Tom Nolan is the editor of The Library of America’s new title Ross Macdonald: Four Novels of the 1950s. In this, the second of three exclusives about Macdonald’s life and work, he relates the biographical circumstances that help explain why Macdonald was able to regard California, the state in which he was born, with both the knowingness of a local and the detachment of an outsider.
Readers around the globe found an imaginative vision of Southern California in the fiction of Ross Macdonald. But Macdonald himself—by birth Kenneth Millar—was raised far from the promised glow of the Golden State, up north in frigid Canada. The bright but impoverished son of a fractured family, young Kennie was shunted across four provinces from one relative to another. His mother, however, continued to remind him that he’d been born near San Francisco (in Los Gatos, also at one time the home of John Steinbeck) and instilled in him the notion that he “belonged” in California. It took thirty years for this pauper-prince to find his way back (with a wife and child) to his state of origin. Once there, of course, he was a stranger in a strange land.
In Santa Barbara, where the Millars settled at once and for good, he felt especially out of place: a still far-from-wealthy man in a town of many millionaires, a bookish PhD. candidate and strict moralist in a city rife with hedonists. (Macdonald skewered the sexual preoccupations and artistic pretensions of certain Santa Barbarans in his 1950 novel The Drowning Pool.) Ninety miles to the south was Hollywood, with its low-hanging poisoned fruit. Visible from his backyard was a mountain range which for years seemed to Millar like the Great Wall of China, cutting him off from the main social and intellectual currents of American life.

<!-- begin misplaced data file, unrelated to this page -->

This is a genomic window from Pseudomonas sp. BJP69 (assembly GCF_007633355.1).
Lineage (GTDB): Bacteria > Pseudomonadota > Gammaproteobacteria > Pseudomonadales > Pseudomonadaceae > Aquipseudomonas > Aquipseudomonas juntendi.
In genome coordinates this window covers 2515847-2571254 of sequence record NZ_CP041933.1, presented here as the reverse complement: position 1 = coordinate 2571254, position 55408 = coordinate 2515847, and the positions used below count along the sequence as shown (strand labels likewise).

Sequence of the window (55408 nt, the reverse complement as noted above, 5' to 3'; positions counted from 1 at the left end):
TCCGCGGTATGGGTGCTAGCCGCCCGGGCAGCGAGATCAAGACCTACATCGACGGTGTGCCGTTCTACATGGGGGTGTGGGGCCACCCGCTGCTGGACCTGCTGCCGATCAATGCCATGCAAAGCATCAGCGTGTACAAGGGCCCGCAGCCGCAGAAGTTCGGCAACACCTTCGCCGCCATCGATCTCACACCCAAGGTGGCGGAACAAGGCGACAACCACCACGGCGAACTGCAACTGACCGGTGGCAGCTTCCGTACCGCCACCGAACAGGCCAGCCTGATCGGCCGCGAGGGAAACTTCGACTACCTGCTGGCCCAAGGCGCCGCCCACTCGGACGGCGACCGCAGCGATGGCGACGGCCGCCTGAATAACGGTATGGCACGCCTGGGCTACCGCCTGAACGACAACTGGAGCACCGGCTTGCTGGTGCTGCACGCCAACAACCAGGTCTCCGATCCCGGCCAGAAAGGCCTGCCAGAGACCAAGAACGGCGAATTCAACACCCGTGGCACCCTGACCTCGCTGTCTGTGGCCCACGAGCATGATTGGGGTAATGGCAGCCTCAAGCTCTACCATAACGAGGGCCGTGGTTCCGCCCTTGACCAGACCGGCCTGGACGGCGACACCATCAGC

But Ross Macdonald was in a long tradition of California chroniclers from elsewhere: Ambrose Bierce (Ohio), Nathanael West (New York), John Fante (Colorado), James M. Cain (Maryland), Raymond Chandler (Illinois)—outsiders who observed with a fresh and often wary eye. As a beginning Southland novelist, Macdonald was drawn in his early books to the lurid moving targets that had already caught the eyes of his 1930s and ’40s predecessors: the Sunset Strip gangsters (Danny Dowser, the mobster in The Way Some People Die, seems a caricature of Mickey Cohen, the L.A. hood who became a ’50s celebrity), the Hollywood dream factories (see The Barbarous Coast), the self-serving faux-sophistication of well-to-do adulterers, and the cruder entertainments of the lower classes.
Macdonald’s vision widened and deepened as he wrote through the 1950s and ’60s, and as California society changed. Crass hoodlums faded from public view, and Macdonald’s examination of Southern California’s sins focused inward: on dysfunctional families, the generation gap, and the timeless greeds of dubious characters gravitating to the Western edge of the country to reinvent themselves and start anew.
Con artists posed as aristocrats. New money hid its source. Expectant beneficiaries mortgaged their souls in anticipation of future wealth. Embittered spouses choked on private resentments. Abused children smashed out at hypocrisy through sex, drugs, violence. And the past threatened to reveal sordid and dangerous secrets: a hushed-up first marriage, an ex-con sibling, a skeleton in the desert.
As Ross Macdonald came into his mature themes and style throughout the ’60s, he was recognized not just as a superior detective novelist but as a significant regional (hence national) author. Canadian Kenneth Millar, like many Golden State emigrants, and many of the characters he wrote of, had reinvented himself—as the California-American Ross Macdonald.
In the process, he Canadianized his new home in print. He held its natives to a higher moral standard than they might aspire to, described the physical landscape and its creatures with the sensibility of one raised in a land that valued such beauty, and expressed profound awareness of how the past irrevocably influenced the present: a strong theme in contemporary Canadian fiction (from Margaret Laurence to Robertson Davies to Margaret Atwood) as much as in the post-hard-boiled novels of Ross Macdonald.
Correction: An earlier version of this post incorrectly identified Los Gatos as John Steinbeck’s birthplace. In fact, Steinbeck was born in Salinas; he moved with his wife to Los Gatos (now Monte Sereno) in the mid-1930s.